# Why Householder transformation can not be chosen to be an identity matrix?

For Householder transformation, we know that $$H = I-uu^T$$, where $$\|u\|_2=\sqrt{2}$$. When it acts on any vector $$x$$, $$Hx$$ and $$x$$ is symmetric with respect to $$span(u)^T$$. But I have read a monography "Stewart. Matrix Algorithm I: Basic Decomposition, 1998, SIAM". It is written as follows on Page 257:

Combining these two observations we get Algorithm 1.1 — a program to generate a Householder transformation. Note that when $$x = 0$$, any $$u$$ will do. In this case the program housegen returns $$u = 2e_1$$, where $$e_1$$ is the first column of an identity matrix. This choice does not make $$H$$ the identity, but the identity with its $$(1,1)$$-element changed to $$-1$$. (In fact, it is easy to see that a Householder transformation can never be the identity matrix, since it transforms $$u$$into $$-u$$.)

My question is that I donot understand why the Householder matrixcannot be an identity matrix. Because when $$x=0$$, it means that we donot need to do any transformation, i.e., we can take $$H = I$$ identity matrix. But the author said we cannot take identity matrix. Where do I misunderstand? Thanks very much.

By definition, the Householder transformation is a reflection about a plane or hyperplane. The plane is described by its unit normal vector u and the transformation is then H = I - 2uu'. If u is a unit vector, 2uu' cannot be zero and thus H cannot be the identity matrix.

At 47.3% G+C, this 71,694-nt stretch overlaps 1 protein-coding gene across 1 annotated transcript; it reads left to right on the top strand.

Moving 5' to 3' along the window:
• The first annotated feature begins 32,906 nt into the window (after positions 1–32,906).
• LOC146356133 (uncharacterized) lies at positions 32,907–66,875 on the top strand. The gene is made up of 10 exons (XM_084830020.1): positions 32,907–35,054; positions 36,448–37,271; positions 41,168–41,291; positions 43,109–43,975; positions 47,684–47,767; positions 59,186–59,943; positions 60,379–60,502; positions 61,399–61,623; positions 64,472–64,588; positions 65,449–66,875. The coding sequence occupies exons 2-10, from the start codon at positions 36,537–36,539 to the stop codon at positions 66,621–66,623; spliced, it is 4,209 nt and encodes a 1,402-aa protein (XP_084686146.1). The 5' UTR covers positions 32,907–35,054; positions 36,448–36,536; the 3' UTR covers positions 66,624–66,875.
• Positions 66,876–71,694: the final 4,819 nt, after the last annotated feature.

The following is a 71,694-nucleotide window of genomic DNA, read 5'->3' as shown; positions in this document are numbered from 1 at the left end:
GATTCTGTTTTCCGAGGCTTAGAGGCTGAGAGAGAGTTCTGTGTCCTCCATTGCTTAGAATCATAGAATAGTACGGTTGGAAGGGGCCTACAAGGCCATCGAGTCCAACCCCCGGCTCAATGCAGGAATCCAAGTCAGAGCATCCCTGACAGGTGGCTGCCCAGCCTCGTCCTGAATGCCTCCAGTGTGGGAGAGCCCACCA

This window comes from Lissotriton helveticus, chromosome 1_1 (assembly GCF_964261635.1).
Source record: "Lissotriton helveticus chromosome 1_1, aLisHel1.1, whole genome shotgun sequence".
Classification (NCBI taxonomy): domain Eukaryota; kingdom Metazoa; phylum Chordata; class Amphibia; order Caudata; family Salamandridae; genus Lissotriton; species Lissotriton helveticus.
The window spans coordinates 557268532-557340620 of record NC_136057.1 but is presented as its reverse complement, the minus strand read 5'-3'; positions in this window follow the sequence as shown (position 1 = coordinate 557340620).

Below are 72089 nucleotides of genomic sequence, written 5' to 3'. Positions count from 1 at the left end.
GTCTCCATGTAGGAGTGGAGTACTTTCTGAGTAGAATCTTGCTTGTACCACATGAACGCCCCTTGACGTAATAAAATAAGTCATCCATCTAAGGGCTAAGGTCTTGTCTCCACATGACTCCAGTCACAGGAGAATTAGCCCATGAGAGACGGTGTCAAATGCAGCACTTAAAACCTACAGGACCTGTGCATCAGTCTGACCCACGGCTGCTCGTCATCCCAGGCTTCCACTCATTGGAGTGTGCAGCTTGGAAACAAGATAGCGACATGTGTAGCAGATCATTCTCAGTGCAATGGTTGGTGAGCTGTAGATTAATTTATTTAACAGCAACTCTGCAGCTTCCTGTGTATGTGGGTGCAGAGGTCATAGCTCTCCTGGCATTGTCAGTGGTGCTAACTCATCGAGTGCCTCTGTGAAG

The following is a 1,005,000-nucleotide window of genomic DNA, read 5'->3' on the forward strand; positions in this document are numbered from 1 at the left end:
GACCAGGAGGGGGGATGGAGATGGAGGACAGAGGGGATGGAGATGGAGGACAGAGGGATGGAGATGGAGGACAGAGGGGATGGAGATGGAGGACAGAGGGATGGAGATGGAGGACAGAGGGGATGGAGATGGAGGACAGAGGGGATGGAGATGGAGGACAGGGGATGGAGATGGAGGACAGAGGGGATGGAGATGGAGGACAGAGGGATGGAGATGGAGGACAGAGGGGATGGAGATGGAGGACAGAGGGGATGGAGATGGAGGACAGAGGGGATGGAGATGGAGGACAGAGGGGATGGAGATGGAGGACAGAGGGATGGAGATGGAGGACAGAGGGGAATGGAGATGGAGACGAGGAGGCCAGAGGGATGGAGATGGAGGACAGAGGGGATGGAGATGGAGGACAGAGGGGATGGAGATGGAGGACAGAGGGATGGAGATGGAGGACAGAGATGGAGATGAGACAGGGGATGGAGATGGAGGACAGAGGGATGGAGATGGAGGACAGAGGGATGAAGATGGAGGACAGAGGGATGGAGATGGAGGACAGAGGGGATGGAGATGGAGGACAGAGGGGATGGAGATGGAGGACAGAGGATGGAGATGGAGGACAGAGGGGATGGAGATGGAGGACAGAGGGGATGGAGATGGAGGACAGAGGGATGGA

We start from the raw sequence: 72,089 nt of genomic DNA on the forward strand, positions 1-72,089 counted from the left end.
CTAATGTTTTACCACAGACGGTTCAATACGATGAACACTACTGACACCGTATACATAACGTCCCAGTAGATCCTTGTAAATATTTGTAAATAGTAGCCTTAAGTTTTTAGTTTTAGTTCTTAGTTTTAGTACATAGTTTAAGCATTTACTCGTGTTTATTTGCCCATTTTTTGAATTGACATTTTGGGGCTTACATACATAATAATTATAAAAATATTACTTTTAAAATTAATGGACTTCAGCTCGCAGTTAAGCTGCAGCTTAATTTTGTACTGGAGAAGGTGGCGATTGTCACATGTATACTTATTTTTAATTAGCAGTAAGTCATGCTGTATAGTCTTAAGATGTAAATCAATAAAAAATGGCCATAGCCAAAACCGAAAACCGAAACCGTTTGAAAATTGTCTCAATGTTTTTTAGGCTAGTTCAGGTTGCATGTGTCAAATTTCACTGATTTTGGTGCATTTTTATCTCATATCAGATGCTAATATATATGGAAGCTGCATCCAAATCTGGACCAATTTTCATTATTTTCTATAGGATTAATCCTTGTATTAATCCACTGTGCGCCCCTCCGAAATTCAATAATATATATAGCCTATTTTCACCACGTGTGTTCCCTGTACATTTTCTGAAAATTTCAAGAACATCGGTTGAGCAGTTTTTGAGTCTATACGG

You can find plenty of non-Householder transformations H that, for certain arguments, give the same result as some Householder transform. H = I for x = 0 is one such example. Yet f(x) = x is not the same as f(x) = x² even though f(0) = 0 is true for both of them.

• Thanks very much for you reply. I got it. ;). by the way, could you please write the equations in math mode for more accurate expressions, eg., $H=I-2*u*u'$ mode. Thanks. ;) – sunshine Jan 19 at 9:04

When he says that when $$x=0$$, any $$u$$ will do, he means any $$u$$ that satisfies $$\|u\|_2 = \sqrt{2}$$. Otherwise, it wouldn't be a Householder reflector.
So yes, you have found a transformation that "introduces" zeros in $$x$$, but you haven't proven that that transformation is a Householder reflector (spoiler: it isn't ;) ).